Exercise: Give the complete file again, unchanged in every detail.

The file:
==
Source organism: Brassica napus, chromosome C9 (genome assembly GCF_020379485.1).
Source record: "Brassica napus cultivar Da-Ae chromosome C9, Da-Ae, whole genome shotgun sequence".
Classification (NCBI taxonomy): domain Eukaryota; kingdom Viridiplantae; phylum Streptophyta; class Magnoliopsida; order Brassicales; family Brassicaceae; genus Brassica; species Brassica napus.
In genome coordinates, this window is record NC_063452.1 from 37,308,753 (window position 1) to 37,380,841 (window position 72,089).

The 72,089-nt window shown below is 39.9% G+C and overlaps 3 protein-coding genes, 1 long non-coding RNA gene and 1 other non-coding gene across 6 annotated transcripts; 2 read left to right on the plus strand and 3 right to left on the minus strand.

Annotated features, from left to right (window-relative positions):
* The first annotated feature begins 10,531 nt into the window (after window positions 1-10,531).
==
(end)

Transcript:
Source organism: Brassica napus, chromosome C9 (genome assembly GCF_020379485.1).
Source record: "Brassica napus cultivar Da-Ae chromosome C9, Da-Ae, whole genome shotgun sequence".
Classification (NCBI taxonomy): domain Eukaryota; kingdom Viridiplantae; phylum Streptophyta; class Magnoliopsida; order Brassicales; family Brassicaceae; genus Brassica; species Brassica napus.
In genome coordinates, this window is record NC_063452.1 from 37,308,753 (window position 1) to 37,380,841 (window position 72,089).

The 72,089-nt window shown below is 39.9% G+C and overlaps 3 protein-coding genes, 1 long non-coding RNA gene and 1 other non-coding gene across 6 annotated transcripts; 2 read left to right on the plus strand and 3 right to left on the minus strand.

Annotated features, from left to right (window-relative positions):
* The first annotated feature begins 10,531 nt into the window (after window positions 1-10,531).